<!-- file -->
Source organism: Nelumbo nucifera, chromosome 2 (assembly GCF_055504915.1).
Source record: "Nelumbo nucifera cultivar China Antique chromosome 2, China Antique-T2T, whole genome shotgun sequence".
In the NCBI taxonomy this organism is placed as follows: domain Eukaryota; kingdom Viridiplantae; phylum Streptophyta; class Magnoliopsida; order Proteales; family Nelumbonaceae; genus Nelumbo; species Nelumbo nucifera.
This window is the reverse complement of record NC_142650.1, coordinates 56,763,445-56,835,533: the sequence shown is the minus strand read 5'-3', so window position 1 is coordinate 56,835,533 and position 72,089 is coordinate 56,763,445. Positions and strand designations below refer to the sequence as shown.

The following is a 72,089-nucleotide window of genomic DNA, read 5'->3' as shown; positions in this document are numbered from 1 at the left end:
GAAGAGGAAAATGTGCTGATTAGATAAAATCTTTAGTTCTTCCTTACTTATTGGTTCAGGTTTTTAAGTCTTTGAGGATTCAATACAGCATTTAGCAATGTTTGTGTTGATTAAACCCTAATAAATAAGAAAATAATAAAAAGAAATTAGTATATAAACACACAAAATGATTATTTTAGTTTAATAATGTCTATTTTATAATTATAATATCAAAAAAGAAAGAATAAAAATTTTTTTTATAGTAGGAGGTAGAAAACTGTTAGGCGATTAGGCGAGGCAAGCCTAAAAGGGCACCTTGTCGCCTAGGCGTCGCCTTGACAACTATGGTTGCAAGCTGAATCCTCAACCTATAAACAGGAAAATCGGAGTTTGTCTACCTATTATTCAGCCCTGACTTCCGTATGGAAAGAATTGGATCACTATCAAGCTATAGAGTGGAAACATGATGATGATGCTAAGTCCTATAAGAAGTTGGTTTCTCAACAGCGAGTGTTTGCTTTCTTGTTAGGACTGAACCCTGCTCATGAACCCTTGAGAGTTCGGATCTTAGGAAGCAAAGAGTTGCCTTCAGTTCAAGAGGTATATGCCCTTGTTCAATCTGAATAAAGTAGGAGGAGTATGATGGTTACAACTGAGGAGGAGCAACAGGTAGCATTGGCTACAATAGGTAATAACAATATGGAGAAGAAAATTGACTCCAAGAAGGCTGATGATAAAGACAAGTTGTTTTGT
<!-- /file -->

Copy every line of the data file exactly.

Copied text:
Source organism: Nelumbo nucifera, chromosome 2 (assembly GCF_055504915.1).
Source record: "Nelumbo nucifera cultivar China Antique chromosome 2, China Antique-T2T, whole genome shotgun sequence".
In the NCBI taxonomy this organism is placed as follows: domain Eukaryota; kingdom Viridiplantae; phylum Streptophyta; class Magnoliopsida; order Proteales; family Nelumbonaceae; genus Nelumbo; species Nelumbo nucifera.
This window is the reverse complement of record NC_142650.1, coordinates 56,763,445-56,835,533: the sequence shown is the minus strand read 5'-3', so window position 1 is coordinate 56,835,533 and position 72,089 is coordinate 56,763,445. Positions and strand designations below refer to the sequence as shown.

The following is a 72,089-nucleotide window of genomic DNA, read 5'->3' as shown; positions in this document are numbered from 1 at the left end:
GAAGAGGAAAATGTGCTGATTAGATAAAATCTTTAGTTCTTCCTTACTTATTGGTTCAGGTTTTTAAGTCTTTGAGGATTCAATACAGCATTTAGCAATGTTTGTGTTGATTAAACCCTAATAAATAAGAAAATAATAAAAAGAAATTAGTATATAAACACACAAAATGATTATTTTAGTTTAATAATGTCTATTTTATAATTATAATATCAAAAAAGAAAGAATAAAAATTTTTTTTATAGTAGGAGGTAGAAAACTGTTAGGCGATTAGGCGAGGCAAGCCTAAAAGGGCACCTTGTCGCCTAGGCGTCGCCTTGACAACTATGGTTGCAAGCTGAATCCTCAACCTATAAACAGGAAAATCGGAGTTTGTCTACCTATTATTCAGCCCTGACTTCCGTATGGAAAGAATTGGATCACTATCAAGCTATAGAGTGGAAACATGATGATGATGCTAAGTCCTATAAGAAGTTGGTTTCTCAACAGCGAGTGTTTGCTTTCTTGTTAGGACTGAACCCTGCTCATGAACCCTTGAGAGTTCGGATCTTAGGAAGCAAAGAGTTGCCTTCAGTTCAAGAGGTATATGCCCTTGTTCAATCTGAATAAAGTAGGAGGAGTATGATGGTTACAACTGAGGAGGAGCAACAGGTAGCATTGGCTACAATAGGTAATAACAATATGGAGAAGAAAATTGACTCCAAGAAGGCTGATGATAAAGACAAGTTGTTTTGT